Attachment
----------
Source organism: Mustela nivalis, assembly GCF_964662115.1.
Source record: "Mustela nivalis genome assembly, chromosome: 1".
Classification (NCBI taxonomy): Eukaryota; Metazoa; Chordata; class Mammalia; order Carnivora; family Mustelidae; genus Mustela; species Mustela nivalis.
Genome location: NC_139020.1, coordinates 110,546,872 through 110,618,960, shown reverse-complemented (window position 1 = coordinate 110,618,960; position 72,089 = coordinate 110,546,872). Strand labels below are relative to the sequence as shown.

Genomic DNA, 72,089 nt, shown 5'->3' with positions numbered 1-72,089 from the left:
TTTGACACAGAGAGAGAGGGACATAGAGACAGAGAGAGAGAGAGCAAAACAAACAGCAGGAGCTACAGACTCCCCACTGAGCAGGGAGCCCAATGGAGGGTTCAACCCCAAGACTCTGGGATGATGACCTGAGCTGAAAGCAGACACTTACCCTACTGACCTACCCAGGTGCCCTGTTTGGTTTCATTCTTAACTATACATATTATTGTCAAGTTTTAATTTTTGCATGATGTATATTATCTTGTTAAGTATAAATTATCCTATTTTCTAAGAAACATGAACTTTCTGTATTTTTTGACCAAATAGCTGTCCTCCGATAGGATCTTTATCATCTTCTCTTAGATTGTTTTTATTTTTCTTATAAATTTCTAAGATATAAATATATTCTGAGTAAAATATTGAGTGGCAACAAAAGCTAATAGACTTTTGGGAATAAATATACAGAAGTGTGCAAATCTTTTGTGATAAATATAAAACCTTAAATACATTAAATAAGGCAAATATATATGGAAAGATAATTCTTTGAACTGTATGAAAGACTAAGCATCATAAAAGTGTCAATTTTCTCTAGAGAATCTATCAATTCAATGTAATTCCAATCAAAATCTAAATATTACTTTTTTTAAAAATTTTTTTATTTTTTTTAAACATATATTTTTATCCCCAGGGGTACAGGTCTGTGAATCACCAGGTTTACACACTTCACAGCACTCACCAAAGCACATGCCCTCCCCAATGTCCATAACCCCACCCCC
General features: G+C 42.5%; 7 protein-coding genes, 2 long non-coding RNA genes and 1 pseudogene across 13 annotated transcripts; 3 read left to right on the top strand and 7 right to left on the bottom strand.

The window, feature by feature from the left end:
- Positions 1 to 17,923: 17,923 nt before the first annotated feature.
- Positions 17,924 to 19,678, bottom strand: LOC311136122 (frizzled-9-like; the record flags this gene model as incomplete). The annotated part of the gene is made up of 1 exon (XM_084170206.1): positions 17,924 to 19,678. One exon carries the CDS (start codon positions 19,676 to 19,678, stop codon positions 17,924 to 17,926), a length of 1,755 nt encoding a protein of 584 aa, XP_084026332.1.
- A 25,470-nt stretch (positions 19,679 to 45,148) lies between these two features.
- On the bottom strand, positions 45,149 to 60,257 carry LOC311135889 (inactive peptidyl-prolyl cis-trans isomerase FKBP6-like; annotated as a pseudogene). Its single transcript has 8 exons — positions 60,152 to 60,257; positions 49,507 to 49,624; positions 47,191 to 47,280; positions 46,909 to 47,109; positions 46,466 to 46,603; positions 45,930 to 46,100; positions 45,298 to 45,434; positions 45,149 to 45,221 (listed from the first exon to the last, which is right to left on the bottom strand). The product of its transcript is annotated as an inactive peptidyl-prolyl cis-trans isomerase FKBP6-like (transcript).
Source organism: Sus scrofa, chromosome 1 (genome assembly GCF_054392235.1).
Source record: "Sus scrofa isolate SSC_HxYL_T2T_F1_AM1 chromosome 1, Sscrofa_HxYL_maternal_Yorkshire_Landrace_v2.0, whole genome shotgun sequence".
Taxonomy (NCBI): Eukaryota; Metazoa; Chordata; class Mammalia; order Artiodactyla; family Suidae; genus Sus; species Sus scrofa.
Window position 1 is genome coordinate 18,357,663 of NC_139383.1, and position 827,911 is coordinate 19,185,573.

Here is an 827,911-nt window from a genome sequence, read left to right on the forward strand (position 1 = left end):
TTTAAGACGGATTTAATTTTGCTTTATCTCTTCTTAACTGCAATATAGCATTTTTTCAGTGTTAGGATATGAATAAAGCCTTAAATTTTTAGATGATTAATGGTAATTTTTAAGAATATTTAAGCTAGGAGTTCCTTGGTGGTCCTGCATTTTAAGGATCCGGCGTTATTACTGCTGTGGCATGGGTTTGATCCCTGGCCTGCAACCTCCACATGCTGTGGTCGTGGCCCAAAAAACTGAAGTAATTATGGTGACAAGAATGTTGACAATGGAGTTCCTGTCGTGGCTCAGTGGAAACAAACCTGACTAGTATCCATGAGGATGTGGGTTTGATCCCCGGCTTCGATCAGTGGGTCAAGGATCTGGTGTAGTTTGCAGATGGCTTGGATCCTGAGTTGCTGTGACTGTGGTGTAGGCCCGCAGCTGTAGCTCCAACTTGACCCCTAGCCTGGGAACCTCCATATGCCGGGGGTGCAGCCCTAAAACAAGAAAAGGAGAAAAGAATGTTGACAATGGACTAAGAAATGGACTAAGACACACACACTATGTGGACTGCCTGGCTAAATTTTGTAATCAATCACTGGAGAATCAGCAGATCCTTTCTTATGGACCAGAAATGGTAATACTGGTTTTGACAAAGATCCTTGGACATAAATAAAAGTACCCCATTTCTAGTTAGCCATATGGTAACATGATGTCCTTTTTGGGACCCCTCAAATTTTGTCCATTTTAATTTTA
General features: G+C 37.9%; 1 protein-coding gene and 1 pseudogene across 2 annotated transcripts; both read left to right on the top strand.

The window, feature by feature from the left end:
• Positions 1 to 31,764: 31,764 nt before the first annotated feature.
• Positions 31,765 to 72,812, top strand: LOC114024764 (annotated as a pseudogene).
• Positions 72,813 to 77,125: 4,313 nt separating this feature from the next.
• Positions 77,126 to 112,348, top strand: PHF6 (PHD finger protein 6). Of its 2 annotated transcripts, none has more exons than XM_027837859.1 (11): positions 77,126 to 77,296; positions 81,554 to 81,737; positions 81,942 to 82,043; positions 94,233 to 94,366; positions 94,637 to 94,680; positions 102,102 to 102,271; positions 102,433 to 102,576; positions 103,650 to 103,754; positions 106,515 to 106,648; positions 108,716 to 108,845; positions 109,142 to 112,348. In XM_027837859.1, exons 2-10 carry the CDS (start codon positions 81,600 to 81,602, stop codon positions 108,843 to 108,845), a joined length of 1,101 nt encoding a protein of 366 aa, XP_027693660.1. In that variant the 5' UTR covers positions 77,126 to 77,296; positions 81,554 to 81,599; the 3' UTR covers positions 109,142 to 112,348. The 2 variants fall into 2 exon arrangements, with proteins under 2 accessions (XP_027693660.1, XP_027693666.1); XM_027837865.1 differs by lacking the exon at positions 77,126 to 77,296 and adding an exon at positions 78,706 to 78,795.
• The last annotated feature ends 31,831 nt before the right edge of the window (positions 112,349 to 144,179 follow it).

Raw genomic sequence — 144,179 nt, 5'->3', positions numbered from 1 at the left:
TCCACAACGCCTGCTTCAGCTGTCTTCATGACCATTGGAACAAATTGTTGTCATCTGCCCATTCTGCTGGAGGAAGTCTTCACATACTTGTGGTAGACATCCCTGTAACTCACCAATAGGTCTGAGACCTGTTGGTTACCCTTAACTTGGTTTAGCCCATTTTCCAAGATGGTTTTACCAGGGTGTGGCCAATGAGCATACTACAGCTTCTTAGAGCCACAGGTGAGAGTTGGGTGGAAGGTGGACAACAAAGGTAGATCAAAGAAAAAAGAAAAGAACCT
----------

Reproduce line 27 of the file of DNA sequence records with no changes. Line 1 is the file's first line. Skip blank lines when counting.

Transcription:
TCCACAACGCCTGCTTCAGCTGTCTTCATGACCATTGGAACAAATTGTTGTCATCTGCCCATTCTGCTGGAGGAAGTCTTCACATACTTGTGGTAGACATCCCTGTAACTCACCAATAGGTCTGAGACCTGTTGGTTACCCTTAACTTGGTTTAGCCCATTTTCCAAGATGGTTTTACCAGGGTGTGGCCAATGAGCATACTACAGCTTCTTAGAGCCACAGGTGAGAGTTGGGTGGAAGGTGGACAACAAAGGTAGATCAAAGAAAAAAGAAAAGAACCT